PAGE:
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A conversation with DBIA’s 2016 Board Chair

A conversation with DBIA’s 2016 Board Chair

Issue 4 of 2015

By G. William Quatman, FAIA, DBIA, Esq.

1. Tell us more about your role at Burns & McDonnell and what you can bring to your role as Board Chair?

I am general counsel and senior vice president for a 5,000+ person integrated, international design-build firm. I’ve had this position for seven years, after 24 years in private law practice, where I represented design professionals, contractors, subcontractors and owners. I am also a licensed architect and practiced in that role before and during law school. This broad background gives me a good perspective on issues facing the construction industry as a whole, but especially for those engaged in design-build or EPC projects. My company is in the top Engineering News-Record lists for both design firms and contractors, so we deal with all the issues you can imagine, including those faced by DBIA members each day. Even though my role would sound solely legal in nature, at least half of my time is spent on business issues and transactions. I feel I can bring this wide-angle lens to the DBIA Board of Directors and DBIA members, rather than focus on any one single area of project delivery.

 

2. What are your three top priorities for 2016 to help advance DBIA, the A/E/C industry and design-build project delivery?

The DBIA Board of Directors just completed a long-range planning session aimed at giving strategic direction to the organization through 2018. The top three priorities were: Universalize Design-Build Done Right™, Lead Collaboration and Integration in Alternative Project Delivery and Deliver High Value to All Members and Customers. Within those categories are sub-sets of many task items for DBIA, including membership growth and financial stability. Those two are very important to me and should be to all our members if we want a strong organization capable of delivering quality programs, education and initiatives like our DBIA Best Practices. Those big three will get us there.

 

3. What new initiatives are you focused on this year?

Aside from the board’s long-range plans, I’ve been active in other organizations during my 35-year career, including past chair of AIA’s national design-build committee (which was the second largest at that time, second only to the design committee). I know that these other organizations deal with many of the same issues DBIA does. So I’ve already reached out to the incoming chairs or presidents of several affiliated organizations to solicit their views on the issues facing them and their organizations. While our interests might not always align, I know there is strength in numbers and if we can find our common interests and work on those, we can accomplish so much more together. After all, isn’t that what collaboration is all about? The response has been great, and I am excited to engage these leaders in a discussion of how we can work together in 2016 and beyond.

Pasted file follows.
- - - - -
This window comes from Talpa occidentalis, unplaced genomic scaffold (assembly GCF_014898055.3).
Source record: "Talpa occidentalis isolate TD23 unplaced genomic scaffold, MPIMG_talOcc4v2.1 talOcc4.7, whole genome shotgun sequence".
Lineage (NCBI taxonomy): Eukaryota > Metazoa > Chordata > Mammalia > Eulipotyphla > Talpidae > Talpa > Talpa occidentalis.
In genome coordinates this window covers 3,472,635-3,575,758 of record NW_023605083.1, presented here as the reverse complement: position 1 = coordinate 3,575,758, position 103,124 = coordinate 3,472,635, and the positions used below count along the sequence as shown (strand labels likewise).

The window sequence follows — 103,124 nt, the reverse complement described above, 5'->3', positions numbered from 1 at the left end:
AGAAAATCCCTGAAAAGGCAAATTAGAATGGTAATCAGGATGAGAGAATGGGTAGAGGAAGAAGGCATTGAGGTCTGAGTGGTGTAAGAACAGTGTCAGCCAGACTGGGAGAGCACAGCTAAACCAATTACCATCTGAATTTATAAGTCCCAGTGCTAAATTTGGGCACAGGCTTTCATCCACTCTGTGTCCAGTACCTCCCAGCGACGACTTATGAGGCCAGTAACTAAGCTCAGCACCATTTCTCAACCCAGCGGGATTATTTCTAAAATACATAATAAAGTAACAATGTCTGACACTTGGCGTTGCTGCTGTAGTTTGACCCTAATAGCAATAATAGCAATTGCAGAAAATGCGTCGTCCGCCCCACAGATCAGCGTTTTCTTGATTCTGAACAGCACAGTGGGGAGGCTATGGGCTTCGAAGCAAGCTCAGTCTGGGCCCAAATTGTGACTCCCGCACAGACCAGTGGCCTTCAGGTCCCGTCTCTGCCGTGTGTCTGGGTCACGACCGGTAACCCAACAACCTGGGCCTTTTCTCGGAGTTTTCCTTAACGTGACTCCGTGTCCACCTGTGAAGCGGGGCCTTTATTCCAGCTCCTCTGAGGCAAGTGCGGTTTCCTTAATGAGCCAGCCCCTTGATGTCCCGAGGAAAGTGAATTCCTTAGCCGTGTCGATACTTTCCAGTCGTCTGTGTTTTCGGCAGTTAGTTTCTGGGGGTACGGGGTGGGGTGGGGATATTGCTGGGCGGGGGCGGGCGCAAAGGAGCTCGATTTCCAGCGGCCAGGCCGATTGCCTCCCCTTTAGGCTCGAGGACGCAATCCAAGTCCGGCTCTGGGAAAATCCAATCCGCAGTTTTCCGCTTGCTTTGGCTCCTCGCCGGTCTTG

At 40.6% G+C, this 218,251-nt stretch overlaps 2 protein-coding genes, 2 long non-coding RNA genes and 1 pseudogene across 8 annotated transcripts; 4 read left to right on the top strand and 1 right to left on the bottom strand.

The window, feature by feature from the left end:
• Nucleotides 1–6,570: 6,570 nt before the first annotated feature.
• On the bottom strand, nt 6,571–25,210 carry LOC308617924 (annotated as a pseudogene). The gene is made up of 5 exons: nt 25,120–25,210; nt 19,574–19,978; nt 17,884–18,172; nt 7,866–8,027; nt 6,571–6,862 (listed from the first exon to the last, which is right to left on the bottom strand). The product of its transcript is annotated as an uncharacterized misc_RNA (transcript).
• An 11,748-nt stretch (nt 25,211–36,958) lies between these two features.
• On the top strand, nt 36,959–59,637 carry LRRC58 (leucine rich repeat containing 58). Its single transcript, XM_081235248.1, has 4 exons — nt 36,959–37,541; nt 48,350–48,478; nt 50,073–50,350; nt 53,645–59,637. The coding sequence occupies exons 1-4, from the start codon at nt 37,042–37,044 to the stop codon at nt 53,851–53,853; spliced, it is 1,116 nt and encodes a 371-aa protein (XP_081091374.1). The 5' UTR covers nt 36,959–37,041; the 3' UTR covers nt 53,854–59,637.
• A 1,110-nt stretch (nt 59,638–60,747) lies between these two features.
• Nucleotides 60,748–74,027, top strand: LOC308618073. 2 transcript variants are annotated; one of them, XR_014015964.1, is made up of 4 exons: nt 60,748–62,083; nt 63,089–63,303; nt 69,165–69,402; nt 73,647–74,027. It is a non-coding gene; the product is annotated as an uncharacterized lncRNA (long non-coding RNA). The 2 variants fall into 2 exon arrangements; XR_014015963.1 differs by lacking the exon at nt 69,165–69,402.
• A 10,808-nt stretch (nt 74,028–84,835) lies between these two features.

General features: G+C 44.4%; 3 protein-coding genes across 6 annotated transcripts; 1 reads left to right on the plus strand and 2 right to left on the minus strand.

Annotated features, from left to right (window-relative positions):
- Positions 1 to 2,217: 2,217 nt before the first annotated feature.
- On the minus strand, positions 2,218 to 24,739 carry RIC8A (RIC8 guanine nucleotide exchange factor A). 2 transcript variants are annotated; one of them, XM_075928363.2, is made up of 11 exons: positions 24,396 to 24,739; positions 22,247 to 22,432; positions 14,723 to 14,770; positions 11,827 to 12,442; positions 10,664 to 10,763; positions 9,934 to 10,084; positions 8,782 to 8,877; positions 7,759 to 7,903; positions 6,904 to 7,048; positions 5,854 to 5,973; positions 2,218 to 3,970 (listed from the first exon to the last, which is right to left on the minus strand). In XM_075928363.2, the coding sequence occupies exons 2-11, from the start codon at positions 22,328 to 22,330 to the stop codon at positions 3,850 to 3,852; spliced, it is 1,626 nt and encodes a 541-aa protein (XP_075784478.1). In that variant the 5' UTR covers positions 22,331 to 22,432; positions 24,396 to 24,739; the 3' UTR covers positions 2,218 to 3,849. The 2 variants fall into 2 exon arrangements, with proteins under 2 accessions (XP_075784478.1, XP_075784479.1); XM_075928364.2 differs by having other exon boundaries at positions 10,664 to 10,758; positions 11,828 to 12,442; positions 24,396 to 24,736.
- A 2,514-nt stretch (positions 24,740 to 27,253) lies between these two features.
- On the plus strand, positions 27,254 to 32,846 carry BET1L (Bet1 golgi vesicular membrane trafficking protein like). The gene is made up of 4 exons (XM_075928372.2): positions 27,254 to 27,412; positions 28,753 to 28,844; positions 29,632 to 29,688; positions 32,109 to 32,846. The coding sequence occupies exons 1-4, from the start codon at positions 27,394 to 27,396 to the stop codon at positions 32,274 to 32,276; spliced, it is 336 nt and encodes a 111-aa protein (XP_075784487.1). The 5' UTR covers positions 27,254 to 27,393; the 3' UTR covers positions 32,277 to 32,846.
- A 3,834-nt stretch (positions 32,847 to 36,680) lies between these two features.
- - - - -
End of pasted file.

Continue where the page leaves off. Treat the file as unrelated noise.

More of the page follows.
4. Where would you like to see DBIA by the end of 2016? In five years?

Increased membership growth and financial stability, regionally and nationally. We’ve set some goals at the board level on where we’d like to be. Those include a six-month reserve over the next five years, plus an endowment for research. In terms of membership growth, we’re shooting for a better retention rate for both individual members and industry partners. We have work to do in the Regions, where we have some that are thriving and others still building a stable base. We’d like to see all DBIA regions financially self-sufficient by the end of 2018, which is doable.

 

5. What new areas do you plan to explore to enhance DBIA member value?

I think we can benefit by expanding our reach beyond the United States. Just to our north, the P3 market is exploding and we are reaching out to the Canadian Design-Build Institute to see how we can partner better. Lisa Washington and Peter Kinsley are attending their conference this year and I will do the same in 2016. There are no other international organizations focused on design-build, but we know our members are doing projects internationally, and I think we can learn from each other on best practices when going abroad. We are also getting ready to publish the often-asked-for Model RFQ and RFP, which the legal committee has been working on for some time.

 

6. What are your personal leadership goals this year?

To attract high-quality public and private owners as DBIA members and Board members, at the Regional and national levels. To reach out to allied organizations and see how we can accomplish more on topics of mutual interest. To grow our membership and stabilize our finances. To make DBIA the organization people want to belong to because it is on the leading edge of project delivery best practices, there is value in being a member, and we have fun by networking and collaborating at this exciting time in our industry.

 

 

 

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